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US DIII-D National Fusion Facility resumes operations following series of upgrades

by Tunae
DIII-D tokamak
Hotter than the Sun: experiments are soon set to resume following eight months of upgrades at the DIII-D National Fusion Facility (courtesy: US Department of Energy)

The DIII-D National Fusion Facility in San Diego has completed eight months of upgrades that will allow researchers to better control and study fusion plasmas.

DIII-D is the largest magnetic-fusion facility in the US and is used by more than 700 researchers at 100 institutions worldwide. The DIII-D tokamak is a donut-shaped vacuum chamber that is surrounded by electromagnets that confine a plasma at a temperatures exceeding 10 times that of the Sun, enough to fuse hydrogen to produce energy.

Since July 2023, engineers and technicians have installed new systems to better control the fusion plasma. This includes a range of new diagnostic instruments as well as enhancements to the way that the plasma is heated.

Another change is to the tokamak’s divertor system, which removes exhaust heat and impurities from the tokamak. Engineers have installed a new configuration called a “shape and volume rise” divertor, which consists of a series of modular divertor configurations that the DIII-D will now test when experiments start up later this month.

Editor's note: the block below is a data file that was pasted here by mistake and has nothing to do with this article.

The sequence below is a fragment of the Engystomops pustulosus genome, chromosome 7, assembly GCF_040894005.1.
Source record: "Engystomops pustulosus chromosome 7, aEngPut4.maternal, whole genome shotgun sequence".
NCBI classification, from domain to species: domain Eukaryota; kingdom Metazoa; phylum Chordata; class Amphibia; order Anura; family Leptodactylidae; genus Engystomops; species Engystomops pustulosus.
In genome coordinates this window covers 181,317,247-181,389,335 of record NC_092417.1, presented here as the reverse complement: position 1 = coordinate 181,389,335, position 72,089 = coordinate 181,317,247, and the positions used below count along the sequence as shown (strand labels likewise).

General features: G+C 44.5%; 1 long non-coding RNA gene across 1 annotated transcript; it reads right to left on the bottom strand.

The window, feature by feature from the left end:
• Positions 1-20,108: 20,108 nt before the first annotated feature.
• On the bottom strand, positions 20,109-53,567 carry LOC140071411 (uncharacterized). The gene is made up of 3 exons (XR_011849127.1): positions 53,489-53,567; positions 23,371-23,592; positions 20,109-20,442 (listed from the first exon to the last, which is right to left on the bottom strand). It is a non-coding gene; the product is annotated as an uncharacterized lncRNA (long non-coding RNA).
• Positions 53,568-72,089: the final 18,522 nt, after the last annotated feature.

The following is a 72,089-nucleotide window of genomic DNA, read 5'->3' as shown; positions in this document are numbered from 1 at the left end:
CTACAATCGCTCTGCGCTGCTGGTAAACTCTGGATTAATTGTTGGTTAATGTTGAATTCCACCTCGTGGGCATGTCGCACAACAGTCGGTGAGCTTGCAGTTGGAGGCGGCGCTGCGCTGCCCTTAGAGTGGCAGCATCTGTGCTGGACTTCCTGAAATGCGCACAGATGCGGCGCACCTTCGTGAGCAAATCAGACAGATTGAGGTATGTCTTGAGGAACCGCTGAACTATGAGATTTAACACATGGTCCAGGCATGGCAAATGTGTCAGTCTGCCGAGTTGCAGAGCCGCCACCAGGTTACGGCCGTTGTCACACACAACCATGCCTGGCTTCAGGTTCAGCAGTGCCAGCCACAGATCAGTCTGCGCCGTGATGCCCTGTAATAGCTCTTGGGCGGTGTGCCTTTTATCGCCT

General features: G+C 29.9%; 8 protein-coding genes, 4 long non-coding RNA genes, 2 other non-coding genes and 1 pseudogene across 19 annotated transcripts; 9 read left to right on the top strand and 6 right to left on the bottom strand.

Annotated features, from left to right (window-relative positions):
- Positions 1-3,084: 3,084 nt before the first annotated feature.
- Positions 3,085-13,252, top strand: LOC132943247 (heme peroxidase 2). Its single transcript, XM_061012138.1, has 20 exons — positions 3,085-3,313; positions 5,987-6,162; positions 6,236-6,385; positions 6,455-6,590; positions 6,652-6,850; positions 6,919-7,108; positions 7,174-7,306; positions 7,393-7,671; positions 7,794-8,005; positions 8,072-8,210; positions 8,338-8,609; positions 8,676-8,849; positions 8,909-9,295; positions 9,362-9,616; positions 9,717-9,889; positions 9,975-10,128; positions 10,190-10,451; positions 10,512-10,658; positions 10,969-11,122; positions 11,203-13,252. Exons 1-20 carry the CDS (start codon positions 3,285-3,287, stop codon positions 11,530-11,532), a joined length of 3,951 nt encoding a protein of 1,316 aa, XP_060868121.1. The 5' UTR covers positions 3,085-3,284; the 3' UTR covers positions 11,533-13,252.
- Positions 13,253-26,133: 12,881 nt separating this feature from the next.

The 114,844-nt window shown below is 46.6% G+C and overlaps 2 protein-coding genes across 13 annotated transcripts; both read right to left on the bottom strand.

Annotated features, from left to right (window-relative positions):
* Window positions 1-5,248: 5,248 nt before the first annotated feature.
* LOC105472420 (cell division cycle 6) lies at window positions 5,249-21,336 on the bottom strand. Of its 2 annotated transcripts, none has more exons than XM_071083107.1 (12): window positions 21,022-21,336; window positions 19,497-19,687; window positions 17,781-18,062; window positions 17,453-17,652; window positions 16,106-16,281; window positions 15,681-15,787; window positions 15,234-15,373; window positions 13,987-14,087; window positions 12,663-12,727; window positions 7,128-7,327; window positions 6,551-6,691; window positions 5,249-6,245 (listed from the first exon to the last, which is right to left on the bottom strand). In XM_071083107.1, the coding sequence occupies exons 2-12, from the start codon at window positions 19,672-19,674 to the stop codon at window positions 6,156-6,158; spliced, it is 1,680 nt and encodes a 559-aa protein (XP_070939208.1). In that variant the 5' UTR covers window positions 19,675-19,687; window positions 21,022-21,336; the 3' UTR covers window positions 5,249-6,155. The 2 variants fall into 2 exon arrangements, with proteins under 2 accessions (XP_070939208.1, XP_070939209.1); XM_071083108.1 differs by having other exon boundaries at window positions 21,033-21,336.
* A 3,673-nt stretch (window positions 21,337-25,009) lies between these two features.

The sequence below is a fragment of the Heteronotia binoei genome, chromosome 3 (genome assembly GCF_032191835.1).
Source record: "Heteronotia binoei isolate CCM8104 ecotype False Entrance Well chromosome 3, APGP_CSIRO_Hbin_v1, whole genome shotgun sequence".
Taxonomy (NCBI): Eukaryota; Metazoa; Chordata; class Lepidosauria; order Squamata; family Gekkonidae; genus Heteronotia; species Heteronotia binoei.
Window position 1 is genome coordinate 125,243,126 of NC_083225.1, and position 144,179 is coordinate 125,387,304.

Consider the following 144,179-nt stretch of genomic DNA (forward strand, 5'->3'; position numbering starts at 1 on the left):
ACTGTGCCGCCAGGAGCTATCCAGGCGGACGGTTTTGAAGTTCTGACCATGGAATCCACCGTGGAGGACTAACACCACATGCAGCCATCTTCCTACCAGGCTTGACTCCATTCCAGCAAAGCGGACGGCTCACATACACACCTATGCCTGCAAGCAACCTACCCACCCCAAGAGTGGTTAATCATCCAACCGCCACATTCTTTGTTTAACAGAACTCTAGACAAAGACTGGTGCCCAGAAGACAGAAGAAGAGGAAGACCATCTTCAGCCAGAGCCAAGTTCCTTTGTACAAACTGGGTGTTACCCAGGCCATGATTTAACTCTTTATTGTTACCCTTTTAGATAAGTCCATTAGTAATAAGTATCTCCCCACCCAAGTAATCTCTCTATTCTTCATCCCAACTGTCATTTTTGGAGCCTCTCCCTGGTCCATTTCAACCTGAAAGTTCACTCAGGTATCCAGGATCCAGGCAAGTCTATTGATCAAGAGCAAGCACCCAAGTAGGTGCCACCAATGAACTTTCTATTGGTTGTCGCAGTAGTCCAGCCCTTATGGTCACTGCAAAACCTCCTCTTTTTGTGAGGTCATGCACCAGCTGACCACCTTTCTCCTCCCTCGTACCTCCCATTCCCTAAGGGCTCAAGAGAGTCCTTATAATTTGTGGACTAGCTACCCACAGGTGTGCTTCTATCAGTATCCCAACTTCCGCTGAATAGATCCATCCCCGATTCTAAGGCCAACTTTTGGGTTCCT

The new divertor will allow plasma shapes to be studied that are expected to produce high fusion power performance but were not possible with DIII-D’s previous divertor geometry.

Work on the upgraded facility is also expected to support experiments that will be performed at the ITER experimental fusion reactor, which is currently being built in Cadarache, France.

“The upgrades provide us with exciting new capabilities and key enhancements,” notes DIII-D director Richard Buttery. “Our scientists will be able to use our upgraded systems and diagnostics to answer key questions on commercial industry–relevant technology, materials, and operations”.

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